In 1888 Melies purchased the Theatre Robert-Houdin (not to be confused with American magician and consummate escapologist Harry Houdini, who based his name on the fore-mentioned) where he refined his skills and magical tricks that would be later incorporated into his many films. Melies was literally spellbound upon seeing the famous Lumiere screening at the Salon des Indiens in Paris on December 28, 1895. Unable to persuade Antoine Lumiere into selling him a cinematograph, he adapted a similar machine by English inventor R W Paul and began shooting actualities in 1896. Due to a strange set of rather apocryphal events, his camera jammed while filming a street scene. When developing the footage he found that, thanks to the jam, men suddenly changed into women and carriages into hearses. This auspicious event started for Melies a series of filmic experiments using what we consider some of the basic grammar of cinema effects including multiple exposures, dissolves, matte shots, transparencies and substitution splicing.

Edwin S. Porter:

Pioneering American projectionist/cameraman/director who in 1899 joined the Edison Manufacturing Company and became quickly the most influential filmmaker in the United States. His works range from a children’s satire on then Vice President Theodore Roosevelt titled “Terrible Teddy, the Grizzly King” (1901), the trick/fairy tale film “Jack and the Beanstalk” (1902), the complex story-telling re-enactment of “Life of an American Fireman” (1903) and the archetypal American western “The Great Train Robbery” (1903) which involved an assembly of separate shots and a startling close-up. His film “Dream of a Rarebit Fiend” (1906) is based on a comic strip by pioneering animator by Winsor McCay who’s own short animated film “Gertie the Dinosaur” (1914) became a technical template for future animators.

R W Paul:

Celebrated as the leading pioneer of British film, Paul produced what is arguably the first British narrative film “A Soldier’s Courtship” (1896, now lost) and in 1898 became the first person to edit two scenes together. He normally concentrated on actualities which included filming events as varied as the 1896 Derby, Queen Victoria’s Diamond Jubilee in 1897 and re-enactments of the Boer War. With the help of former magician Walter Booth he created the elaborate fantasy of “The ? Motorist” (1906) which later became a reference for Russian Symbolist writer Andrei Bely’s own work.

Lotte Reiniger:

Born in Berlin in 1899 at the emergence of cinema, Reiniger was equally fascinated with the art of Chinese silhouette puppetry and the films of Georges Melies. After attending a lecture by German director Paul Wegener in 1915 that focused on the fantastic possibilities of animation, Reiniger enrolled herself into the extremely influential Theater of Max Reinhardt. She then developed her art in both animation and silhouettes (most notably a dream sequence for Part One of Fritz Lang’s epic “Die Nibelungen” (1924).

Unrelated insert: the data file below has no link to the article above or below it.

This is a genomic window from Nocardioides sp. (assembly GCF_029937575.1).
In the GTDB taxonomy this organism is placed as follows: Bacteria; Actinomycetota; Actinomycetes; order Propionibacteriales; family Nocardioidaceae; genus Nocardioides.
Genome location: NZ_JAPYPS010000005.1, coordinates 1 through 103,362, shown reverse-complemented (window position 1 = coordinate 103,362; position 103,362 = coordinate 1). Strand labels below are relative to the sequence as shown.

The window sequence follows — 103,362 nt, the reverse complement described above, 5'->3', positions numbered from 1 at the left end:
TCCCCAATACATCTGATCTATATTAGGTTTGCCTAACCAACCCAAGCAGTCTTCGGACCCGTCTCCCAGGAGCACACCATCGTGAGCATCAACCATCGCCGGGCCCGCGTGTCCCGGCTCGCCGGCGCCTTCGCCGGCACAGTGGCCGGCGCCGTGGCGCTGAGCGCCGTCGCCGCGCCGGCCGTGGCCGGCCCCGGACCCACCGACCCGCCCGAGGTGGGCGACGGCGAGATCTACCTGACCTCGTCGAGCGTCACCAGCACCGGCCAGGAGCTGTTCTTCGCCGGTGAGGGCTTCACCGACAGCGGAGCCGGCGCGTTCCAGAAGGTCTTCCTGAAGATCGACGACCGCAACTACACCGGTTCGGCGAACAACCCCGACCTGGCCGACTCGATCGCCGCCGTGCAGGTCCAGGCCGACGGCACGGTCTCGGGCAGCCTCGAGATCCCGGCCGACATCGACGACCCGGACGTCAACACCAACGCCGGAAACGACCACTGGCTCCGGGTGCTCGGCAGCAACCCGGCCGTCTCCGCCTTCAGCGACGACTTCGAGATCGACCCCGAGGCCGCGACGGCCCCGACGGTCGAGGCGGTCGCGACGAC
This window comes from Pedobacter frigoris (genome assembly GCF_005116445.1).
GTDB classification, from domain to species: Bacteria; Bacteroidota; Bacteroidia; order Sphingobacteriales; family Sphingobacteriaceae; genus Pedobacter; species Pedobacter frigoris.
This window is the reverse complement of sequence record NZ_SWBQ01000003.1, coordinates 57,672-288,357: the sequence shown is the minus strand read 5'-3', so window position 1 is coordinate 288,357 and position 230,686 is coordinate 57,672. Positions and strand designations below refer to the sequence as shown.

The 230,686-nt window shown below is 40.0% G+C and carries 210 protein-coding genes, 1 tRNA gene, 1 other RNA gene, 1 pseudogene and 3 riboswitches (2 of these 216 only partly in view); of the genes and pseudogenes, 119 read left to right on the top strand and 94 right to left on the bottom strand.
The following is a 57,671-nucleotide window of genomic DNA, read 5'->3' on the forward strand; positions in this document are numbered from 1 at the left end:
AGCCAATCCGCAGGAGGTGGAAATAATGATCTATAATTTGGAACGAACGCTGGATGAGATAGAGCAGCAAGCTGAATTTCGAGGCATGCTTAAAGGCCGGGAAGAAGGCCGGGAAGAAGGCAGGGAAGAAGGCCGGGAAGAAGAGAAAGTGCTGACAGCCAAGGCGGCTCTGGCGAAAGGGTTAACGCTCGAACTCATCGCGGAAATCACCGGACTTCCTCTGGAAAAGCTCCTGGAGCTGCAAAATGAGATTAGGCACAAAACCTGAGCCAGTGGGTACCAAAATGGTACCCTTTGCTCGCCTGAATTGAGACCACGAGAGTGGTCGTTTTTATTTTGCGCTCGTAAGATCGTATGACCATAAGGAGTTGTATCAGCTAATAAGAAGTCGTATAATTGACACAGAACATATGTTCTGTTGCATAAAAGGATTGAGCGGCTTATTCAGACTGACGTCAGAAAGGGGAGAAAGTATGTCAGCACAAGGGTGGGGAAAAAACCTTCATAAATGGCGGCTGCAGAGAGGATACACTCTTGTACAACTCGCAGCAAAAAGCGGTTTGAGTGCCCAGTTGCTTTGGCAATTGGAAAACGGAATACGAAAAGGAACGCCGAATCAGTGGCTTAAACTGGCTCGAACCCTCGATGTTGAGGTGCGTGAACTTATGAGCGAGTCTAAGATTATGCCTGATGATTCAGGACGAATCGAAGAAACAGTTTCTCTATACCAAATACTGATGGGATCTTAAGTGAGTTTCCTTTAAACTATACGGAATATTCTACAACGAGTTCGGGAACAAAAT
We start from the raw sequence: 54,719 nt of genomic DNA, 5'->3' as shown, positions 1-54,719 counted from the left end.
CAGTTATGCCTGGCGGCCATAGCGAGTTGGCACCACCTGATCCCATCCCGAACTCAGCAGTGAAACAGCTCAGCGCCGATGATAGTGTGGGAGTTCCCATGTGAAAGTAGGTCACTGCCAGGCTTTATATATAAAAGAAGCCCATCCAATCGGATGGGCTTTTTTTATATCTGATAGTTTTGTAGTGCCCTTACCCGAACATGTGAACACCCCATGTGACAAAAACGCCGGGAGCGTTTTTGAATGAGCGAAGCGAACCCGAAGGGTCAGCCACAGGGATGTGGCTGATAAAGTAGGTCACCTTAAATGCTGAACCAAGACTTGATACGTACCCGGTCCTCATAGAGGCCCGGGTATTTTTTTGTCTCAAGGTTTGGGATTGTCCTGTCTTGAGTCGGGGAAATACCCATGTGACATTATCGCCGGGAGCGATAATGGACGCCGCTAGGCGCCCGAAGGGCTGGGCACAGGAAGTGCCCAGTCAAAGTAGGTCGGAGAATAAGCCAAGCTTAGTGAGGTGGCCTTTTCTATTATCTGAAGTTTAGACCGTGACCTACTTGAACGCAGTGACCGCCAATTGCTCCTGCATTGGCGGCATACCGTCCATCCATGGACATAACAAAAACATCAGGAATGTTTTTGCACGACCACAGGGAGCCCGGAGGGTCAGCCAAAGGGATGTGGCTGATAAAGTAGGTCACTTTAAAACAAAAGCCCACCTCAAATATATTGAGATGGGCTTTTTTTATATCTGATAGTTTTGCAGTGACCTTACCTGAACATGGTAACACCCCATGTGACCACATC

Acquiring by chance some raw film stock, she was given the opportunity to make a feature film, the result being “The Adventures of Prince Achmed” (1926) considered to be the oldest surviving animated full-length feature film. Based on “The Book of One Thousand and One Knights” the film features beautifully manipulated cutouts made from cardboard. Quite similar effect have been used extensively with shadow puppet performances in Southeast Asia and the use of silhouettes can be traced back to European folklore and the intricate paper cut-outs produced by Hans Christian Andersen.


Jeff Parker:

Known for blurring musical boundaries, as well as his membership in the band Tortoise, the Chicago-based guitarist/composer can be heard on numerous recordings with some of contemporary music's most influential and innovative artists: Fred Anderson, Brian Blade, Joshua Redman, (Smog), Blur, George Lewis, Chicago Underground, Isotope 217, Guillermo Gregorio, Kevin Drumm, and Ernest Dawkins' New Horizons Ensemble, to name but a few. Parker can be seen performing regularly around Chicago, but also at many of the world's premier music venues and festivals, and he is currently working to establish his own unique relationship between electronic and acoustic compositional properties in music.

“One of the most important, flexible, and vibrant players in astounding talent” -Chicago Reader

Shannon Harris:

A born native of Chicago, Shannon Harris has programmed music for the public for over 24 years starting off as a local DJ and later on becoming a radio personality and producer. He has toured as a DJ across 4 continents worldwide. Since the past 10 years Shannon has focused on extending his expression within the music industry with personal song compositions and productions. He started his label “Urbanicity” in 1999 featuring some of Chicago’s greatest talents. Shannon is coined as the modern day “Quincy Jones” of Chicago working with more than 20 artists on the album entitled "The New World Reveal-A-Solution". His big soulful cinematic productions and elaborate studio projects have set him apart from the typical modern day producer. Co-engineering projects featured on "The New Reveal-A-Solution" and "Audio Urbanology" albums at the Chicago Recording Company he had a chance to witness traditional analog mixing techniques from some of the best in the industry. Shannon’s discography is so diverse in genre’s that he hasn’t been dubbed with a particular sound but does have a stylistic way of making huge productions come to life. His resume includes working on projects with Corey Wilkes, Avery R. Young, Will Kurk, Sean Wallace, Frankie Valentine, Anthony Nicholson, and also being featured on a remix project with producers Larry Heard, Ron Trent, Quentin Harris, IG Culture and John Ciafone. He believes in bringing his vision into reality no matter the expense and/or time spent on a project. “The end result is what matters” states Harris. Look out for his work on Urbanicity and other labels in the near future.

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(312) 480-1966